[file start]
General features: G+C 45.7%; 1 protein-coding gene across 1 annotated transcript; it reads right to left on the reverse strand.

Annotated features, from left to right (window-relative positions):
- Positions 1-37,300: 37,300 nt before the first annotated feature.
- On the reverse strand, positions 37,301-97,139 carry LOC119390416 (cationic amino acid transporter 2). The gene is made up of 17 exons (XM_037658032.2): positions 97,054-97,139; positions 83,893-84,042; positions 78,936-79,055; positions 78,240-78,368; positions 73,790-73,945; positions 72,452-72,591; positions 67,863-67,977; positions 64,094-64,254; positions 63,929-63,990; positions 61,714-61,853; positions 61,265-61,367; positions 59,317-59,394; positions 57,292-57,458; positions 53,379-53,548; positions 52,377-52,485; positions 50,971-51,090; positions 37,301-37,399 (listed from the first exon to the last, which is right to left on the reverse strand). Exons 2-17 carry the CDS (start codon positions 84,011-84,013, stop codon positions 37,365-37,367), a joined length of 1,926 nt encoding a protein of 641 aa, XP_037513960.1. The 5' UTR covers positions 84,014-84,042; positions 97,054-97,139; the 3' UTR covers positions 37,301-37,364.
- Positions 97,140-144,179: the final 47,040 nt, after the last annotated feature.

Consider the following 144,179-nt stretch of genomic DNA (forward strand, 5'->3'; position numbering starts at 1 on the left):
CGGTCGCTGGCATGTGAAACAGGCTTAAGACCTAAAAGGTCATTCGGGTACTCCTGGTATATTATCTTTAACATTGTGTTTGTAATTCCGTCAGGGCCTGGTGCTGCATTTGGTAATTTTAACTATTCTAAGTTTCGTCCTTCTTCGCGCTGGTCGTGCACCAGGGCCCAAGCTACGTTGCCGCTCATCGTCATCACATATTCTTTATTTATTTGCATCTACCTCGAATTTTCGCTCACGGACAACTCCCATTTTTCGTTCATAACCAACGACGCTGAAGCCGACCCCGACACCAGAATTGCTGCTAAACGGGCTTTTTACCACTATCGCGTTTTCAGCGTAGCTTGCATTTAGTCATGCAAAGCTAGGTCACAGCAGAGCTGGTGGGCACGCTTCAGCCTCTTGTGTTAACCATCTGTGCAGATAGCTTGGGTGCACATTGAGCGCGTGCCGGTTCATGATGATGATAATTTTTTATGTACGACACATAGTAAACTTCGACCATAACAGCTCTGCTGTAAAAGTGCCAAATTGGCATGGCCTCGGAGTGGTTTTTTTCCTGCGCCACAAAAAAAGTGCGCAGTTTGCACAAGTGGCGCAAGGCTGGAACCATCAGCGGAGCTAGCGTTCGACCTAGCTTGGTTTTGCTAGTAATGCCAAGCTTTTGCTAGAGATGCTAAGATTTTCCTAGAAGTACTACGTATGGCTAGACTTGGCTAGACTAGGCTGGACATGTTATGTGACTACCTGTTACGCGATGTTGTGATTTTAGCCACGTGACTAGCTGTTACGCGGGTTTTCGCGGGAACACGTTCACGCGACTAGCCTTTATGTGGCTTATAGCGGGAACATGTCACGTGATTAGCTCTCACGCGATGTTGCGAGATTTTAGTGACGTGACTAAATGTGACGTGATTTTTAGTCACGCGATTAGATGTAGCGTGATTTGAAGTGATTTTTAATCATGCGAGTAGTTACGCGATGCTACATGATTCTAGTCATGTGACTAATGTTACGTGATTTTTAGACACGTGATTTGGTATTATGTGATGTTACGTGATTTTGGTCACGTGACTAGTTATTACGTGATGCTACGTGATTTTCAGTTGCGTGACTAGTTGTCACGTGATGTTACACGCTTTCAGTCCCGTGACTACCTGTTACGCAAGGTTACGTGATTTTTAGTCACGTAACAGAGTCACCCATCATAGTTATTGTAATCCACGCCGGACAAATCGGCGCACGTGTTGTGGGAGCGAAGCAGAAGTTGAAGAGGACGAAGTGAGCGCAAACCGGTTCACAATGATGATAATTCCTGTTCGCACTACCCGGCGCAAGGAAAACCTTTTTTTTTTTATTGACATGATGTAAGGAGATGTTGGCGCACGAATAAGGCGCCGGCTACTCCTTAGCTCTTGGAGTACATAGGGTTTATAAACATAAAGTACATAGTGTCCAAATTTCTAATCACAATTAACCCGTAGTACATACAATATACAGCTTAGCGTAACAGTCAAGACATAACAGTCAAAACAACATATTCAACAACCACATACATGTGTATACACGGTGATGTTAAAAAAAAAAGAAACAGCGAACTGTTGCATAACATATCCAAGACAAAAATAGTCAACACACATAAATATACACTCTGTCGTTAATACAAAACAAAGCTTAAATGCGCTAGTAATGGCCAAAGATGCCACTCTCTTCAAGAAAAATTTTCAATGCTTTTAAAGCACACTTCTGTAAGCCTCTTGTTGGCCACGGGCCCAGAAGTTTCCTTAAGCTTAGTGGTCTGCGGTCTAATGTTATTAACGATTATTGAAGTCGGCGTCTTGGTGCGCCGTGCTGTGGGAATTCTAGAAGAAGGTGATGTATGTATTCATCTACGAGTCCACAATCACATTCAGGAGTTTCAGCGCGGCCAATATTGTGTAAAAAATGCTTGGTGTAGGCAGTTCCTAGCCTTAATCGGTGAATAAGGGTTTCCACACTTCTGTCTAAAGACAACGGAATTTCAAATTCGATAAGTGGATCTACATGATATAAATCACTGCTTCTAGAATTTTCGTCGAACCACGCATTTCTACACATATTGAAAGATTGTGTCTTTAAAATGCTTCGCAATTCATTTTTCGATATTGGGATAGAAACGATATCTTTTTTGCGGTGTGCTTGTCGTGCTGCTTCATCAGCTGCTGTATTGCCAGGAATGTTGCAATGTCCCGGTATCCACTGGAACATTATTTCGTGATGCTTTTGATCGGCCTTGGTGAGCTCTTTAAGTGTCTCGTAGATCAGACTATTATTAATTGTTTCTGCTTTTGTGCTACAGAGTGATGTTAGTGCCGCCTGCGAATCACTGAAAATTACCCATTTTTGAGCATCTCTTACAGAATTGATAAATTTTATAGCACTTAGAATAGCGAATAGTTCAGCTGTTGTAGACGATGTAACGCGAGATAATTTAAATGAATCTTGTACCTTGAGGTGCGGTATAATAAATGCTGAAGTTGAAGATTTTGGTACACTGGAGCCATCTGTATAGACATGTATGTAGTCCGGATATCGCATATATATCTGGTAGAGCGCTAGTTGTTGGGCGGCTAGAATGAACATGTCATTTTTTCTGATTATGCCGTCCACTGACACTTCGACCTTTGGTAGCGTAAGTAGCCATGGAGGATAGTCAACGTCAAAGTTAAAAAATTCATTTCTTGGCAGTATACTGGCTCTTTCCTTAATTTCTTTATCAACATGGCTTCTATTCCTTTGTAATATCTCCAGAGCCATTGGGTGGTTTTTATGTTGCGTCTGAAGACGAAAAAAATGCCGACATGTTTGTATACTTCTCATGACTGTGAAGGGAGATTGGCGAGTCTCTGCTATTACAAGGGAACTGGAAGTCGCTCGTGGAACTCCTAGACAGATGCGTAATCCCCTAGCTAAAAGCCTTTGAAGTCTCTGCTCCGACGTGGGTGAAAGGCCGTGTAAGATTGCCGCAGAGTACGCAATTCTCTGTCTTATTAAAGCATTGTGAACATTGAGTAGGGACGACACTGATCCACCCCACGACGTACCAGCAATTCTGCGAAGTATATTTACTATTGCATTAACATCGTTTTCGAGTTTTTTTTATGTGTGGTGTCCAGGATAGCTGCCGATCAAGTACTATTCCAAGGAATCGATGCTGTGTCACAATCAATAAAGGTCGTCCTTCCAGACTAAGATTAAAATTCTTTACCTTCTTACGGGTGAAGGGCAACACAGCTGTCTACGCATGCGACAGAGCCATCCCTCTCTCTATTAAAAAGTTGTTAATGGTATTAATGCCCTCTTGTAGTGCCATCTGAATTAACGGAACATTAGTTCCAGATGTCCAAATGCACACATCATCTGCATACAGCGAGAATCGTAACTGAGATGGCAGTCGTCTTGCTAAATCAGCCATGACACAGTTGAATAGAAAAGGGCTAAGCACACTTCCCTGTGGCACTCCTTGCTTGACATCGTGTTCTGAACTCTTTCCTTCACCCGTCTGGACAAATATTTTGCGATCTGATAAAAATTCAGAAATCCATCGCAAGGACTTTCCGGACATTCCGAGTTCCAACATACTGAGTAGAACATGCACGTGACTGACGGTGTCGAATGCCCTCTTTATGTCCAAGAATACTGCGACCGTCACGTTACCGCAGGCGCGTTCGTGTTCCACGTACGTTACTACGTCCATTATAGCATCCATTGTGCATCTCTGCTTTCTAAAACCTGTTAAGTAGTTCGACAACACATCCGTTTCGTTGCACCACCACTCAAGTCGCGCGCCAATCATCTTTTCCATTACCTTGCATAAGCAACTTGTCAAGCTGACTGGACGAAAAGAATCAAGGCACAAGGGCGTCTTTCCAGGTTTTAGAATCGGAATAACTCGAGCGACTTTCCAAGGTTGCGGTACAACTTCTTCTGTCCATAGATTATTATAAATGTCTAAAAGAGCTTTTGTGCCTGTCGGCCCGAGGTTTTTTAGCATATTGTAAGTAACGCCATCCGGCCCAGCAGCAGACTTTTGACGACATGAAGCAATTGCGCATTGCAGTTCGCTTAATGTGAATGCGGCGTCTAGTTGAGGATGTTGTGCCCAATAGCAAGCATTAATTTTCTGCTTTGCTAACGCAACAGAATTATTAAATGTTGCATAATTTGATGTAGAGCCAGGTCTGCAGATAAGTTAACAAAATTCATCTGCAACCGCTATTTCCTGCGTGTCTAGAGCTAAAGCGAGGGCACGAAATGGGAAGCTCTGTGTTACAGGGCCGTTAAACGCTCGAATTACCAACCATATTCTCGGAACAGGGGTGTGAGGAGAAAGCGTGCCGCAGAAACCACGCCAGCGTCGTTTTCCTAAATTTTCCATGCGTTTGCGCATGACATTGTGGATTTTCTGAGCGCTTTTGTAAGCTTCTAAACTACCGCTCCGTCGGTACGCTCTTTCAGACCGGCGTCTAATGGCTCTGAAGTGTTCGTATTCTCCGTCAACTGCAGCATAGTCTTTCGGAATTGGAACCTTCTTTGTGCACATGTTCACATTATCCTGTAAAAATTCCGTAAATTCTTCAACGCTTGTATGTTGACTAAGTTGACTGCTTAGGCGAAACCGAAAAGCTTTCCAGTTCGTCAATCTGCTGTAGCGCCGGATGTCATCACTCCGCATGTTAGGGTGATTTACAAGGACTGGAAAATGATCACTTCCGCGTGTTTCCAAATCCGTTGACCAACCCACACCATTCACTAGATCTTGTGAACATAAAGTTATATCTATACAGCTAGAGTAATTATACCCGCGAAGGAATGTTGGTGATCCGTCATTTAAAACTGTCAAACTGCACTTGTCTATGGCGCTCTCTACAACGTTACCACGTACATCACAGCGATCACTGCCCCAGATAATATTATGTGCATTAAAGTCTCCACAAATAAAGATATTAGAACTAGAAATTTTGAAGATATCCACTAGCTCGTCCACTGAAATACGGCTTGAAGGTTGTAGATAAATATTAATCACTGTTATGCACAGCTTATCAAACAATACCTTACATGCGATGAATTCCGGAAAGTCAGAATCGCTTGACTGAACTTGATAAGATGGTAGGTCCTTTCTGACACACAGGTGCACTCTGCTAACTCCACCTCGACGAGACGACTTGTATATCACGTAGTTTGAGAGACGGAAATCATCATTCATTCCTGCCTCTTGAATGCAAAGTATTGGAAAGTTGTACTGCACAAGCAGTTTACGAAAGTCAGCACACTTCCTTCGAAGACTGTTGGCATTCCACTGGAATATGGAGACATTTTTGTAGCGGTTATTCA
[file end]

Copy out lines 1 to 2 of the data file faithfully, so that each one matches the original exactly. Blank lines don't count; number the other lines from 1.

General features: G+C 45.7%; 1 protein-coding gene across 1 annotated transcript; it reads right to left on the reverse strand.

Annotated features, from left to right (window-relative positions):